Robert Cormack

10 months ago · 5 min. reading time · visibility 0 ·

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Why Nutty Relationships Work.

Are we just crazy for crazy?

Why Nutty Relationships Work.RELATIONSHIP ADVICE: MAKE SURE YOURE
THE CRAZY ONE.

I want a man who’s kind and understanding. Is that too much to ask of a millionaire?” Zsa Zsa Gabor

“My boyfriend gives our dogs their own voices,” one woman wrote on Reddit’s Ask Women the other day, describing the antics of her boyfriend who may have too much time on his hands. “It gets hilariously ridiculous sometimes,” the woman added, “but I love it.” No doubt the dogs love it, too. Barking only gets you so far in this world.

Another woman said her boyfriend’s turtle has its own Instagram account. Again, funny, charming — a bit strange — but loveable just the same. It’s that crazy, unexpected thing that makes us laugh. Then we feel slightly embarrassed because it is, well, a bit crazy.

In fact, we don’t realize how crazy it is until we start telling our friends, and suddenly they’re in hysterics, saying, “That’s crazy.” But then, their boyfriend spent the day Simonizing the car, so they’re actually envious, and, besides, they haven’t shot a vodka martini out their nose in ages.

Miller realized bombshells can actually bebombshells — which isn’t as fun as it sounds — at least not to him. He didn’t write anything for the next five years.

That’s not to say all nutty relationships work.Some, like Arthur Miller’s marriage to Marilyn Monroe, was a disaster.
Within two weeks of their wedding, she was screaming bloody murder on the set. Miller realized bombshells can actually

be bombshells — which isn’t as fun as it sounds—at least not to him.

He didn’t write anything for the next five years.

Leo Tolstoy was so tired of his wife, Sophia, he went and died in a lonely railway station. To be fair, Russia has many lonely train stations. Some trains don’t even stop there. Tolstoy could have been in one of them.

Still, it’s still pretty neat being in a relationship with someone who gives dogs voices instead of Simonizing the car. Kurt Vonnegut used to stay up at night, lying on the rug, talking to the dog. “He’d eventually get embarrassed and walk away from me,” Vonnegut admitted. Well, who hasn’t had that happen? Oh, that, right, the boyfriend Simonizing the car.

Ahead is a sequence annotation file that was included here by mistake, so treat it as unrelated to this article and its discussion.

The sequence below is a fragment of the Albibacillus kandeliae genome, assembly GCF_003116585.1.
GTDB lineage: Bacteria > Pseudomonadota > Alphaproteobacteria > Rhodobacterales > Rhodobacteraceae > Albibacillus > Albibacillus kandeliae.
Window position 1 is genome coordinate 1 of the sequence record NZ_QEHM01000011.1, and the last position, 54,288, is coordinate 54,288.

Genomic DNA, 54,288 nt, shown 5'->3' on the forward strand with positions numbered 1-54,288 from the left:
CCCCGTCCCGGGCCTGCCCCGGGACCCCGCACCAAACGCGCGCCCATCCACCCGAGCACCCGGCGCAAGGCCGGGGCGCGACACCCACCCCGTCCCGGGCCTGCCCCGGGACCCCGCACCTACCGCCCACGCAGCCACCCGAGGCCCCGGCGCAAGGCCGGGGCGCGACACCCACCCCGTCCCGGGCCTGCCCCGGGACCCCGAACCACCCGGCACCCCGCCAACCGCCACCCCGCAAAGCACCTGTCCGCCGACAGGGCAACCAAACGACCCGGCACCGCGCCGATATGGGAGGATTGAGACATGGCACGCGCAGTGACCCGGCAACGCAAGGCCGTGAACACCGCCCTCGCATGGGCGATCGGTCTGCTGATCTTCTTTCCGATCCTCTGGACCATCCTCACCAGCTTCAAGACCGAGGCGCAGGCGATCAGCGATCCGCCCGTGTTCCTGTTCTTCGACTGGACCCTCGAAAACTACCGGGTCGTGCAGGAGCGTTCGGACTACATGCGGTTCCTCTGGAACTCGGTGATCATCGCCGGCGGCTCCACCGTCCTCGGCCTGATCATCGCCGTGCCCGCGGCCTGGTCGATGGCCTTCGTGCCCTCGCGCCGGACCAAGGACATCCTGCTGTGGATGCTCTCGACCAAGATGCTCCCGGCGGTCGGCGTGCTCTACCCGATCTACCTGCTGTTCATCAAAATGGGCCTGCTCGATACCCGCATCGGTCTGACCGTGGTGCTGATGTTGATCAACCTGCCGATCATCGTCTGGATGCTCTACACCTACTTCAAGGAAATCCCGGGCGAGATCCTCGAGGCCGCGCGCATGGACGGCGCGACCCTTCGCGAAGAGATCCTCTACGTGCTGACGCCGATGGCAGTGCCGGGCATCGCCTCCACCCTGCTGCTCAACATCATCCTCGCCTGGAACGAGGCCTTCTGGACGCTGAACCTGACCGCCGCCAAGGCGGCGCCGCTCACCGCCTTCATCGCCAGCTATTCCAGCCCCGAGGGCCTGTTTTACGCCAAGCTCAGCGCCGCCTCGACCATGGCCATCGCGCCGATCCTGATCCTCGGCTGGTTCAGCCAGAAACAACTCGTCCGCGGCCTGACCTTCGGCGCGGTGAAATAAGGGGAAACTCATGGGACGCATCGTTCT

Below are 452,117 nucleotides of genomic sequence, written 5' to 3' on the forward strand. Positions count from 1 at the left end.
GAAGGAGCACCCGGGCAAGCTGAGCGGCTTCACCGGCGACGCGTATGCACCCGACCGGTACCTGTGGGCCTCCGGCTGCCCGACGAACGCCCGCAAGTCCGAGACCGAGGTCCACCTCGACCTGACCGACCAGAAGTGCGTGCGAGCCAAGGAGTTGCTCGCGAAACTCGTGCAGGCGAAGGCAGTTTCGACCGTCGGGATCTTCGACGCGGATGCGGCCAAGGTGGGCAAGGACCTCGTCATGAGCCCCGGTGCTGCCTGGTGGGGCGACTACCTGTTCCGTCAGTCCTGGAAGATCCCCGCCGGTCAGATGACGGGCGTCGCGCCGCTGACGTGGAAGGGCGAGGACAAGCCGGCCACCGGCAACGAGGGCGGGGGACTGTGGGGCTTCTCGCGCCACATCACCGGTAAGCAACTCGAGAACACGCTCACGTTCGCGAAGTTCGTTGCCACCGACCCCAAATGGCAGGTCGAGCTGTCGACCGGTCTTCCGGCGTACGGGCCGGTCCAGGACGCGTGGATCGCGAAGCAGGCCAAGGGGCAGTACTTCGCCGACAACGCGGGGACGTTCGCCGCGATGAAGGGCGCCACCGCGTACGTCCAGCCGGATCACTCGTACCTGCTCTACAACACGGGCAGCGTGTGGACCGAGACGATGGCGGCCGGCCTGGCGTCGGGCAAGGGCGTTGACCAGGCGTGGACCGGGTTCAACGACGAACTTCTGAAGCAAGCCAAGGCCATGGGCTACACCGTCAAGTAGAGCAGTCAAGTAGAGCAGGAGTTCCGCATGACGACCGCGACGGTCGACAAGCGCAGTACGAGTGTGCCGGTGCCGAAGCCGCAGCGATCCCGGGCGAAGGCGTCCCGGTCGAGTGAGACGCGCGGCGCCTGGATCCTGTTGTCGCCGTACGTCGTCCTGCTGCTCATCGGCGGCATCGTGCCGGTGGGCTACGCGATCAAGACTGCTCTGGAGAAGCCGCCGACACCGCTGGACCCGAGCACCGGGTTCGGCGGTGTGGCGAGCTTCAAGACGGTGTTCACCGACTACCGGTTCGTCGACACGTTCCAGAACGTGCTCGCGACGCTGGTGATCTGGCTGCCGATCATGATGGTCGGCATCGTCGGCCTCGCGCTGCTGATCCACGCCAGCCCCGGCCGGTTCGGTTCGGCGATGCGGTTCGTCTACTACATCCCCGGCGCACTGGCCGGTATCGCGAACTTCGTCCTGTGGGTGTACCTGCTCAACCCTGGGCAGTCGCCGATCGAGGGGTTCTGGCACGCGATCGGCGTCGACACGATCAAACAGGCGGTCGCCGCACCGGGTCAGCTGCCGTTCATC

Not that we don’t like nice, shiny cars, but conversationally, it’s a bust. On the other hand, think of the relationships that have stood the test of time. What’s the common ingredient? Love? Respect? Sincerity? Sure, those work. But so does giving dogs their own voices. We love the unexpected, especially if it’s your spouse doing it on a professional level.

When he was first married, they lived in a trailer, and Stephen was so insecure, he threw away the original draft of “Carrie.”

Take Stephen King, for instance. If you’ve read his books, you know he isn’t exactly Fred McMurray on My Three Sons. He’s wobbly at best and used to be a heavy drinker.

When he was first married, they lived in a trailer, and Stephen was so insecure, he threw away the original draft of “Carrie.”

His wife pulled it out of the wastepaper basket, sent it off, and the rest is history.

Her name’s Tabitha, or Jane, but usually Tabitha. She’s been married to Stephen for fifty years, and a writer herself. She’s also very tolerant, which Stephen is the first to admit. Admitting stuff is another trait of nutty writers.

We’ll admit to anything — including shoplifting, which we do all the time.

Then there’s Dave Barry, who’s been called “the funniest man in America.” His third marriage to Miami Herald sportswriter, Michelle Kaufman, has lasted 24 years, and God knows how many “booger” jokes.

They live one of those idyllic existences we all dream about: the kids, dogs named Goldie, Zippy and Lucy, and daily activities that usually end up in Dave’s daily columns and books. They’re all terribly funny, and no doubt true since, as Dave would be the first to admit, he’d be living in the pool otherwise.

I’ve been threatened, but the gun’s always in another room, or it turns out to be a lighter. I think we’d be better off if all guns were lighters.

That’s the best part of being with a nutty person. They’ll turn even the saddest part of their existences into something funny. I’ve been known to embarrass the very people I want to make laugh, Some aren’t terribly happy about it. Then again, I haven’t been shot yet. I’ve been threatened, but the gun’s always in another room, or it turns out to be a lighter. I think we’d be better off if all guns were lighters.